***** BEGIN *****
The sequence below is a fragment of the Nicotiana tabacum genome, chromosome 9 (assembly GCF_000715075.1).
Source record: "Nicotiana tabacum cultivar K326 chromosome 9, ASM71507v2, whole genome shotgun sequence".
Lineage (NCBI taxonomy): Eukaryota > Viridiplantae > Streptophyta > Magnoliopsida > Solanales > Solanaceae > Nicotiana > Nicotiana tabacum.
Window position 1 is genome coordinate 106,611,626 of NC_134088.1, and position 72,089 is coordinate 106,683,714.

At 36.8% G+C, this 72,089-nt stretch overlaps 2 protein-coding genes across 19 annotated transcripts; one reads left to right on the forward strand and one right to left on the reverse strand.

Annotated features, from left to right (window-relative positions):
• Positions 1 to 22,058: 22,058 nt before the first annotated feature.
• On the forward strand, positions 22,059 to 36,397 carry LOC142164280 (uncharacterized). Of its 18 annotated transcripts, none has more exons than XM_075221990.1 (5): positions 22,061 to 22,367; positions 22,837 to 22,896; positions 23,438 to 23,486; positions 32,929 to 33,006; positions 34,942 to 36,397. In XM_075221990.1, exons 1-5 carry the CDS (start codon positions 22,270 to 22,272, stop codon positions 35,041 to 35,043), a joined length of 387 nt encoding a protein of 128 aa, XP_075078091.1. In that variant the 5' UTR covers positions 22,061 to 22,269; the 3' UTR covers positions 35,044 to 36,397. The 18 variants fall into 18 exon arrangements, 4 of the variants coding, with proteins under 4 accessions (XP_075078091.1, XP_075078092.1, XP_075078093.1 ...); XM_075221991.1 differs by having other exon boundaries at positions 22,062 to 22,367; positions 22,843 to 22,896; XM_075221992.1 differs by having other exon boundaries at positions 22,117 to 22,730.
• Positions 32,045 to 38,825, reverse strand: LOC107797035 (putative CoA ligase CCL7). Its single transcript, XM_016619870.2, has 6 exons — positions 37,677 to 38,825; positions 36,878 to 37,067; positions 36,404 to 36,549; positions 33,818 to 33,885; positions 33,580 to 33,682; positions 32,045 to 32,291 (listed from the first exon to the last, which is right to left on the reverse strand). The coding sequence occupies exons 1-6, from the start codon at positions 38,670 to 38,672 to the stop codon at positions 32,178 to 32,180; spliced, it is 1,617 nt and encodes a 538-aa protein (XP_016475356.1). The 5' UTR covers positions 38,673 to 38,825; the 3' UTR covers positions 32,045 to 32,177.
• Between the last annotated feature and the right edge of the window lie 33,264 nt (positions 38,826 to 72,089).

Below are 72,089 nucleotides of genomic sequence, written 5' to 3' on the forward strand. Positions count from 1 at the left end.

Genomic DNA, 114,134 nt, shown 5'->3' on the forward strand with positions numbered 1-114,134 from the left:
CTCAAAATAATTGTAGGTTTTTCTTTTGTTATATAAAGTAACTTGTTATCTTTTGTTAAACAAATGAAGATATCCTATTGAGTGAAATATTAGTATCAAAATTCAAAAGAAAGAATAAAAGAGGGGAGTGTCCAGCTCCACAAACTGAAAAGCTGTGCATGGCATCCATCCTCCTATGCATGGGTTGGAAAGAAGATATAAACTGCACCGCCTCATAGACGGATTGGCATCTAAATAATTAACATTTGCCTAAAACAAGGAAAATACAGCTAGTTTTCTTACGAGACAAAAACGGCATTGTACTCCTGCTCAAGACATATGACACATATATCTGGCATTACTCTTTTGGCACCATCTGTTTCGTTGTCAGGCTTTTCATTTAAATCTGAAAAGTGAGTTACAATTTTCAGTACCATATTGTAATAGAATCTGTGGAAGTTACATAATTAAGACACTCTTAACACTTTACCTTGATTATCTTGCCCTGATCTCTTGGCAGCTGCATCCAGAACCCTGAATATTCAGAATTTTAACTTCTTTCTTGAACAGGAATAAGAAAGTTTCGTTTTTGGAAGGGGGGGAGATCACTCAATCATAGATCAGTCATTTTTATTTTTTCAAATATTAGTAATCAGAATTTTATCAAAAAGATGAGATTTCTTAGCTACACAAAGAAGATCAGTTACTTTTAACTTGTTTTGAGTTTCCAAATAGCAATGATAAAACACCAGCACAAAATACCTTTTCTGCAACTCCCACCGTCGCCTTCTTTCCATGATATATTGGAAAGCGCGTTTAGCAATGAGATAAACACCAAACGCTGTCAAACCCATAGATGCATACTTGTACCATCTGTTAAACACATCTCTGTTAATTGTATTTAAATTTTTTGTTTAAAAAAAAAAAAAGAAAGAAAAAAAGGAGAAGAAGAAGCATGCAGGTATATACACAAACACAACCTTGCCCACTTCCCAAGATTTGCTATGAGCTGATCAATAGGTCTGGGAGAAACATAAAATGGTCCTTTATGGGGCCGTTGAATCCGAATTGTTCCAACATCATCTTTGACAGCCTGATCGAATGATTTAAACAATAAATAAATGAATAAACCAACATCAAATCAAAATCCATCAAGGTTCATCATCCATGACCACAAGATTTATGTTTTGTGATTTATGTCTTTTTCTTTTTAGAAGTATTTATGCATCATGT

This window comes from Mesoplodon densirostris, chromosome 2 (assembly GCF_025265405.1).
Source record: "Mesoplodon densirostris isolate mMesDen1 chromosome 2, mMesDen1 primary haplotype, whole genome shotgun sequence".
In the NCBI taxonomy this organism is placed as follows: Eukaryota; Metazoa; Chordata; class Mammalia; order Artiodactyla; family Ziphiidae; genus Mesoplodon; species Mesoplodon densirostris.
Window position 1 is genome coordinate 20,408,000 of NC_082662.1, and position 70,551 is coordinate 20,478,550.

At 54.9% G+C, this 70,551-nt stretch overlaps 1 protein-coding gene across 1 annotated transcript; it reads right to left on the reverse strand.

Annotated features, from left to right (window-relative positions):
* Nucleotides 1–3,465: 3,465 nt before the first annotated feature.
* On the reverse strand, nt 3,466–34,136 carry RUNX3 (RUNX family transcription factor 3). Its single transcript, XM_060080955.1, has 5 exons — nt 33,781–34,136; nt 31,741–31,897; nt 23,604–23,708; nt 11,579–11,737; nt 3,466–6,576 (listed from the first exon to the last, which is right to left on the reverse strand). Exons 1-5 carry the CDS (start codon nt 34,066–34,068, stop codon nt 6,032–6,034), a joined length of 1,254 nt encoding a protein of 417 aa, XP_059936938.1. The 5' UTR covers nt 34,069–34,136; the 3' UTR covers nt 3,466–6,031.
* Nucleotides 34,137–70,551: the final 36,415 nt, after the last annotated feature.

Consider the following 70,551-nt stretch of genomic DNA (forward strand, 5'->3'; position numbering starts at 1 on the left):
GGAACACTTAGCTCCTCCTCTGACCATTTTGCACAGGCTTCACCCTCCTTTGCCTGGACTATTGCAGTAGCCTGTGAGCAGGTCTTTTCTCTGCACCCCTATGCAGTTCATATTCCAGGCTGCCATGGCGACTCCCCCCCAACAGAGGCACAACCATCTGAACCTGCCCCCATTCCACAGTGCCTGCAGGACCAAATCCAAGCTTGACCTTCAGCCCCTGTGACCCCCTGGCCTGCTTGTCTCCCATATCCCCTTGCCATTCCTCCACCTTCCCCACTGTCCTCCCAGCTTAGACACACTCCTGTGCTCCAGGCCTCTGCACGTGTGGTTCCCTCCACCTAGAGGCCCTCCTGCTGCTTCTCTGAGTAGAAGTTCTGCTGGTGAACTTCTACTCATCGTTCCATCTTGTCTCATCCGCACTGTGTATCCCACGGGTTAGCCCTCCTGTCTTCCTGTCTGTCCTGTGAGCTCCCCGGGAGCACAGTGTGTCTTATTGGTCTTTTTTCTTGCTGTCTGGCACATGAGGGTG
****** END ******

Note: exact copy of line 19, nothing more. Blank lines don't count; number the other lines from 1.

Annotated features, from left to right (window-relative positions):